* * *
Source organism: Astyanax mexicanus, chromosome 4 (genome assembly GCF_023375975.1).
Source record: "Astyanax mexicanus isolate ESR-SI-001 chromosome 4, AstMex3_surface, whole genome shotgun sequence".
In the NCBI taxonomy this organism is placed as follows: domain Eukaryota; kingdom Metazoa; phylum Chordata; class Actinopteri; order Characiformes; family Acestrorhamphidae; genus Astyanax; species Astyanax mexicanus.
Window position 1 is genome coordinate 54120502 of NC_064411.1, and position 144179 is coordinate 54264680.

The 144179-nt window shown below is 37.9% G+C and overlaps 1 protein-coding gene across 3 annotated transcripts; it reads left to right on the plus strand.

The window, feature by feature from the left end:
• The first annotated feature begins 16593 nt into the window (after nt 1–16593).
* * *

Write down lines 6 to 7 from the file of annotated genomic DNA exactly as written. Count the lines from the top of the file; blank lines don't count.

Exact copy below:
The window, feature by feature from the left end:
• The first annotated feature begins 16593 nt into the window (after nt 1–16593).